From the Ford News Europe Blog:
While their world-changing achievements are well documented, the intense and genuine friendship between Henry Ford and Thomas Edison is less well known.
Edison was Ford’s boyhood hero, and it was a brief encounter at the 1896 Association of Edison Illuminating Companies convention in New York that would ignite the friendship that would last for the rest of their lives.
Being a total fan boy, Ford had snapped a couple of pictures of Edison and it was during the ensuing conversation that Edison, who was convinced that electric cars were the way of the future, gave Ford a few words of encouragement on his newly invented Quadricycle: “Keep at it.”
From that moment their friendship developed and between 1914 and 1924 the pair embarked on a series of road trips around the eastern U.S. in Ford cars. Joined by other famous figures, tiremaker Harvey Firestone and naturalist John Burroughs, they were known as “The Vagabonds” and spent their time as vagabonds do, challenging each other to races, tree chopping contests and even high kicking contests, while the evenings were spent telling stories around the campfire.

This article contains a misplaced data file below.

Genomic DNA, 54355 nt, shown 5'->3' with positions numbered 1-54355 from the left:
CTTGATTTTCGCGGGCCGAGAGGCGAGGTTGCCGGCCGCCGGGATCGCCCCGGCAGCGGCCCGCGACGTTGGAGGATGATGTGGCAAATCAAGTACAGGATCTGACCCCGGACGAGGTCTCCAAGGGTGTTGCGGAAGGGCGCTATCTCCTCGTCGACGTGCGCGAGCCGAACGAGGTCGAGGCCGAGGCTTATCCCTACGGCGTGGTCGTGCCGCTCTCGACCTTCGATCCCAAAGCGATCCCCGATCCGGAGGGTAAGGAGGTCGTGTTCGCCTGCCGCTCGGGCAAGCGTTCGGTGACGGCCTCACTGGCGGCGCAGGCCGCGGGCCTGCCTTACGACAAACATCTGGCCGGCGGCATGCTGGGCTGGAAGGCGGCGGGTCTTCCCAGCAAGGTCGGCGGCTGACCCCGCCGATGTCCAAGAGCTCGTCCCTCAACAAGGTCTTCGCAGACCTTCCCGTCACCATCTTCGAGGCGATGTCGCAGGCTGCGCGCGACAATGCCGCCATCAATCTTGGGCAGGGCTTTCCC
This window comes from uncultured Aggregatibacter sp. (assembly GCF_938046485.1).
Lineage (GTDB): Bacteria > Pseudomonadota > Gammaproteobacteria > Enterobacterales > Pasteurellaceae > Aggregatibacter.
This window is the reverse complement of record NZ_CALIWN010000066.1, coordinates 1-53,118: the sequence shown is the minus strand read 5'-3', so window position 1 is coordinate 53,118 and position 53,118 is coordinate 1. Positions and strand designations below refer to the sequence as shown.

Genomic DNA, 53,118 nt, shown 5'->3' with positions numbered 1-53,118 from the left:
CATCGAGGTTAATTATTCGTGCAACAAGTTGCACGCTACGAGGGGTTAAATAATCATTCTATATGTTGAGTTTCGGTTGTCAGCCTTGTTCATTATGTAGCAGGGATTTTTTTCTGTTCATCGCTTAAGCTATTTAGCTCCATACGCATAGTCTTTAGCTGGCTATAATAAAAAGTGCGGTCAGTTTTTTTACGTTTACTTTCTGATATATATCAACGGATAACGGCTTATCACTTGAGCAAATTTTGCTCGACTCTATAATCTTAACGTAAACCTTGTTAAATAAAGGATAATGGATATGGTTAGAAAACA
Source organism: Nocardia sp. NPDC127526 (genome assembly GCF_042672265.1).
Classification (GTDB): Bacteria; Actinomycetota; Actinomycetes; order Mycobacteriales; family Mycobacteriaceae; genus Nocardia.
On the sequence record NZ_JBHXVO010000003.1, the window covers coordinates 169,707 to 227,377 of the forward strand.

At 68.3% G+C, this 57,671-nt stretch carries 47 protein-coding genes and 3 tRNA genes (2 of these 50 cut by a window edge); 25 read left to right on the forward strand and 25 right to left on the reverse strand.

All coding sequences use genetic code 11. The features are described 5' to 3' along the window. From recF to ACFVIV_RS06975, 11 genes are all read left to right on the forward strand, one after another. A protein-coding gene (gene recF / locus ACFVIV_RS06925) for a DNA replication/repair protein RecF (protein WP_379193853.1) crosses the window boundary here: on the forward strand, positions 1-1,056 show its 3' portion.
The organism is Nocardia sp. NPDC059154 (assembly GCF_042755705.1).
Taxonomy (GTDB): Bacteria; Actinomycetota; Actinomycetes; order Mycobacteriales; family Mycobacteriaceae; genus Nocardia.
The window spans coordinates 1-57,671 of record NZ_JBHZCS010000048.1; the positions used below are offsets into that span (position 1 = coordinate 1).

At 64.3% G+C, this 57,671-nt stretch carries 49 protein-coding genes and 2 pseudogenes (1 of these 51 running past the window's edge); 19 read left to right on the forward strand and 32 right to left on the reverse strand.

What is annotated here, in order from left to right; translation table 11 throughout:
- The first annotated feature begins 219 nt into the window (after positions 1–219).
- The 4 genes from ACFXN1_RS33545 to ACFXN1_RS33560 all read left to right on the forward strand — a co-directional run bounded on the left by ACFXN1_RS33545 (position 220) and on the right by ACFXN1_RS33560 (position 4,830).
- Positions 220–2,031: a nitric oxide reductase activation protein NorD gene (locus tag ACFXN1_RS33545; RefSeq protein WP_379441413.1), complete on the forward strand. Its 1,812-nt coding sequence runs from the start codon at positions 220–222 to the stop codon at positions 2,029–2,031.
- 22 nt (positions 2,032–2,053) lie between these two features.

In 1916, Ford purchased an estate next to Edison’s winter home in Fort Myers, Florida. “The Mangoes” sat adjacent to Edison’s “Seminole Lodge,” and even today, the Estates remain the most popular historical attraction in Southwest Florida.
So close was their friendship, when Edison became confined to a wheelchair, Ford bought his own so the pair could race each other. Then in one last proof point of this incredible friendship, Edison’s son, Charles, captured his father’s last breath in a test tube and presented it to the grief-stricken Ford. He kept it close for the rest of his life.
It truly was an enduring friendship. If you’d like to learn more, look into Jeff Guinn’s celebrated book, The Vagabonds.